Lexicology 11

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1. 0079; In … the semantic similarity or difference of words is revealed by the possibility or impossibility of transforming them according to a prescribed model and following certain rules into a different form, called their transform.
2. 00111; In … each meaningful component stands for a separate notion.
3. 0011;  The example of … is: the prefix ex- means 'former' when added to human nouns: ex-filmstar, ex-president, ex-wife.
4. 0055; The process opposite to degradation is known as …
5. 001104;  shilly-shally 
6. 0018.  .....   expresses approval or dis­approval. E.g. magic, witchcraft and sorcery. 
7. 0017. .... is acquired by the word as a result of its frequent use in contexts corresponding to emotional situations or because the referent conceptualized and named in the denotative meaning is associated with emotions. For example, the verb beseech means 'to ask eagerly and also anxiously'. E. g.: He besought a favour of the fudge (Longman).
8. 0019; ...  is called also expressive, emphatic. E.g. magnificent, gorgeous, splendid, superb are used colloquially as terms of exaggeration.
9. 0016; When associations concern the situation in which the word is uttered, the social circumstances (formal, familiar, etc.), the social relationships between the interlocutors (polite, rough), the type and purpose of communication (learned, poetic, official, etc.), the connotation is … .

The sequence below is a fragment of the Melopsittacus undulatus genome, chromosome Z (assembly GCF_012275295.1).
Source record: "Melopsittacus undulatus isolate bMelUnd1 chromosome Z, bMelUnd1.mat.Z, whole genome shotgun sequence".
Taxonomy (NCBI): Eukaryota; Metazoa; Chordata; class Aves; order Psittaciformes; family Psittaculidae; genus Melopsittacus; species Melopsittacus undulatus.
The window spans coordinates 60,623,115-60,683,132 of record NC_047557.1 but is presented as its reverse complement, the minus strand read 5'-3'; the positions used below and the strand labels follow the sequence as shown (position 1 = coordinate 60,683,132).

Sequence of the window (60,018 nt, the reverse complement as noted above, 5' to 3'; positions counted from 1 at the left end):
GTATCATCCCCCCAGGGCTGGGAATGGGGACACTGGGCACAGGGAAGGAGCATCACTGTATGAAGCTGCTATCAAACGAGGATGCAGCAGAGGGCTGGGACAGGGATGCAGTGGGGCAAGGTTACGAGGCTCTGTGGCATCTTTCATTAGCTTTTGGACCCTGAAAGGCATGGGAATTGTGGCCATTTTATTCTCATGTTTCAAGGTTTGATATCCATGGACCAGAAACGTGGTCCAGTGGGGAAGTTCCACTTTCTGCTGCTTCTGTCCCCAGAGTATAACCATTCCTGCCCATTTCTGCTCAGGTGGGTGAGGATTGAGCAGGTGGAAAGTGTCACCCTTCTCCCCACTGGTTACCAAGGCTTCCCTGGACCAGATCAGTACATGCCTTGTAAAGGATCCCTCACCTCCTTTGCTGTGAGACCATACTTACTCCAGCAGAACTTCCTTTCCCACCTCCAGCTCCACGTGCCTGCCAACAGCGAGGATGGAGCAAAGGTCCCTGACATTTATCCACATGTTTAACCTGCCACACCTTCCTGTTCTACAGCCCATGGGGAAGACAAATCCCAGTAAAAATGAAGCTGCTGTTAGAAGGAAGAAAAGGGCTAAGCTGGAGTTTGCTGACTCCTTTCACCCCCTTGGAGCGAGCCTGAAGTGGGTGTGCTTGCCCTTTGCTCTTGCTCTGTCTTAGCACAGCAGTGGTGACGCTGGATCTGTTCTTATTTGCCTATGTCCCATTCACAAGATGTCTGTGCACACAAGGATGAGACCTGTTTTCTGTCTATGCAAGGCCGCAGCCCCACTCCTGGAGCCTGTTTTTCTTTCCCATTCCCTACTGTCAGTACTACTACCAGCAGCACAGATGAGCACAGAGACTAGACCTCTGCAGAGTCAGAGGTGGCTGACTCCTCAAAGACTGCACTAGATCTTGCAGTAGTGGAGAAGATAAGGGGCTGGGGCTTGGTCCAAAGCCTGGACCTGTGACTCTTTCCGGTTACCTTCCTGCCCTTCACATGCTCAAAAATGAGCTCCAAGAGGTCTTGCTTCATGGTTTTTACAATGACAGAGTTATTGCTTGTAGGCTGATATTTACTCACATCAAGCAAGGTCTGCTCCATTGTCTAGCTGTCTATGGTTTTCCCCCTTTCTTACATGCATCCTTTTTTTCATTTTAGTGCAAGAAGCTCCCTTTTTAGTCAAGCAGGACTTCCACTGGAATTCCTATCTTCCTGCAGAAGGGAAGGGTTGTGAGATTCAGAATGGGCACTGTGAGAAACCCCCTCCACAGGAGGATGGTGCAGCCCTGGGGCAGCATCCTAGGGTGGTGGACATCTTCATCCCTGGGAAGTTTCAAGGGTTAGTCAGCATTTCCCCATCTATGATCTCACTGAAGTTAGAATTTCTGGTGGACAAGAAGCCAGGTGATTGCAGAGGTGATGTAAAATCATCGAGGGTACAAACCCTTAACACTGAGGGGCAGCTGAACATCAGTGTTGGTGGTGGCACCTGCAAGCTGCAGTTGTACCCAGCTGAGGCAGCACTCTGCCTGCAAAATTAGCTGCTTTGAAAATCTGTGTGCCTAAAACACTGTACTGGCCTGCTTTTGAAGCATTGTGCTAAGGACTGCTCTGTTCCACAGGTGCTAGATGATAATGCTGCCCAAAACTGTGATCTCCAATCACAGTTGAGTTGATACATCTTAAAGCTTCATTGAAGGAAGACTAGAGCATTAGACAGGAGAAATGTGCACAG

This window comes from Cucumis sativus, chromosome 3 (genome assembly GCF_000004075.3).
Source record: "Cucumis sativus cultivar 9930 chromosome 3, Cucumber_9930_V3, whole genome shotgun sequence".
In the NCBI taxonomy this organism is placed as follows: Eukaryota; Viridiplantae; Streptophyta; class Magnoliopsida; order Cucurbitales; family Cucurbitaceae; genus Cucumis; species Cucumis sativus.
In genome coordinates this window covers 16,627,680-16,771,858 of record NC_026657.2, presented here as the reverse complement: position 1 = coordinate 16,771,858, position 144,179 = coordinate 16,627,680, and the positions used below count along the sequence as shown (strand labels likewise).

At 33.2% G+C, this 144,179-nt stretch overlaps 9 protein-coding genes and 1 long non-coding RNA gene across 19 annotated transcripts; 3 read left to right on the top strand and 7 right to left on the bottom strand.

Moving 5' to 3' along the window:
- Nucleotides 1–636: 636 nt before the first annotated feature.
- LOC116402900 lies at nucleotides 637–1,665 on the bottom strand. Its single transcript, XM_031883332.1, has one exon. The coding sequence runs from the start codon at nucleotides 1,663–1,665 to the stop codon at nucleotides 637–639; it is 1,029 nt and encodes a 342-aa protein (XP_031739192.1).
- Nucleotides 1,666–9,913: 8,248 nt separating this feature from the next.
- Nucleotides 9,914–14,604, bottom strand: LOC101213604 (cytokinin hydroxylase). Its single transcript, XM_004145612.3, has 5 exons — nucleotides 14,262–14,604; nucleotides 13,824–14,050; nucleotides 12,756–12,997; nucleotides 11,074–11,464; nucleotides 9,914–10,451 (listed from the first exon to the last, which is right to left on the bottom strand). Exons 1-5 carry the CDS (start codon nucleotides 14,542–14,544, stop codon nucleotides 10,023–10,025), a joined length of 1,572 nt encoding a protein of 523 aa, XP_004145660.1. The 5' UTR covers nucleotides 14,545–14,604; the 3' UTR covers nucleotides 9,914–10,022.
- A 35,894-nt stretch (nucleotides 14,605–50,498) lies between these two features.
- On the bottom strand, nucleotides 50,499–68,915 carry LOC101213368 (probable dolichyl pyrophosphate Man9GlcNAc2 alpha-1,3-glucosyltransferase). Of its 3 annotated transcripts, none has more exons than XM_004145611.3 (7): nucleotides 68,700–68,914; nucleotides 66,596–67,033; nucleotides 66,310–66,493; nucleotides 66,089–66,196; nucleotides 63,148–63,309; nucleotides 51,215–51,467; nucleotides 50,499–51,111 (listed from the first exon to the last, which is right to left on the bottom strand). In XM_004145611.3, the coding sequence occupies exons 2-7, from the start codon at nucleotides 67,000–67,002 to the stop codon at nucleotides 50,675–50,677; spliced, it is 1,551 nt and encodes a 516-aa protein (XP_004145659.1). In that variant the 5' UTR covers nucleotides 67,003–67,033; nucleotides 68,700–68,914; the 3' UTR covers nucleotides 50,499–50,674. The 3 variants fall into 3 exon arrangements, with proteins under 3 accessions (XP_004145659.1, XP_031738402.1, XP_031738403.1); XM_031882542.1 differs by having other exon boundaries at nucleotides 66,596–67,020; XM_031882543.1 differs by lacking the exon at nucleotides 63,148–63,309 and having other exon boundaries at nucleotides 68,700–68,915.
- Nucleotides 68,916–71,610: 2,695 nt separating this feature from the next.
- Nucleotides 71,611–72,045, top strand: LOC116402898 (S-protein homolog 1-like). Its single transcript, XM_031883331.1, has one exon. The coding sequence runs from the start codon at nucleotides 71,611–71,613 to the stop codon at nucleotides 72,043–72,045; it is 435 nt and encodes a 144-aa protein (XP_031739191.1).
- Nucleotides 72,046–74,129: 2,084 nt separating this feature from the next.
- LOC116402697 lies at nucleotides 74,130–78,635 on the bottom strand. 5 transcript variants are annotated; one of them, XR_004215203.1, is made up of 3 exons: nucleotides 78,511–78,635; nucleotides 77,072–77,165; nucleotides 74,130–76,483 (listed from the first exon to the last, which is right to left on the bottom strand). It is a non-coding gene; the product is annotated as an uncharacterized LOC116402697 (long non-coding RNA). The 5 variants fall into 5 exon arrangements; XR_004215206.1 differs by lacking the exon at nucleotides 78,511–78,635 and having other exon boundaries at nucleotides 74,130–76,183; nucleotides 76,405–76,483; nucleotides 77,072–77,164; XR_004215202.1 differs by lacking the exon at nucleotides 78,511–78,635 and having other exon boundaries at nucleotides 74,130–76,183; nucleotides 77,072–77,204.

10. 0052; Meaning serving as basis for the derived ones is called …
11. 0068; The term …  is used to designate the method of merging parts of words (not morphemes) into one new word; the result is a blend, also known as a portmanteau word.
12. 0054;  The … of meaning is frequently brought about by the omission of a noun and the retention of an adjective in the sense which the whole phrase intended to express.
13. 00106; .... are words belonging to the same part of speech, containing identical stems and synonymical affixes, and yet not permitting free variation, not optional.
14. 0098; ... are words of the same sound but of different spelling and meaning.
15. 00115; .... is a newly coined word or phrase or a new meaning for an existing word, or a word borrowed from another lan­guage.
16. 0092; ... are elements that stand midway between roots and affixes.
17. 0021; Sometimes in an attempt to find motivation for a borrowed word the speakers change its form so as to give it a connection with some well-known word. These cases of mistaken motivation received the name … .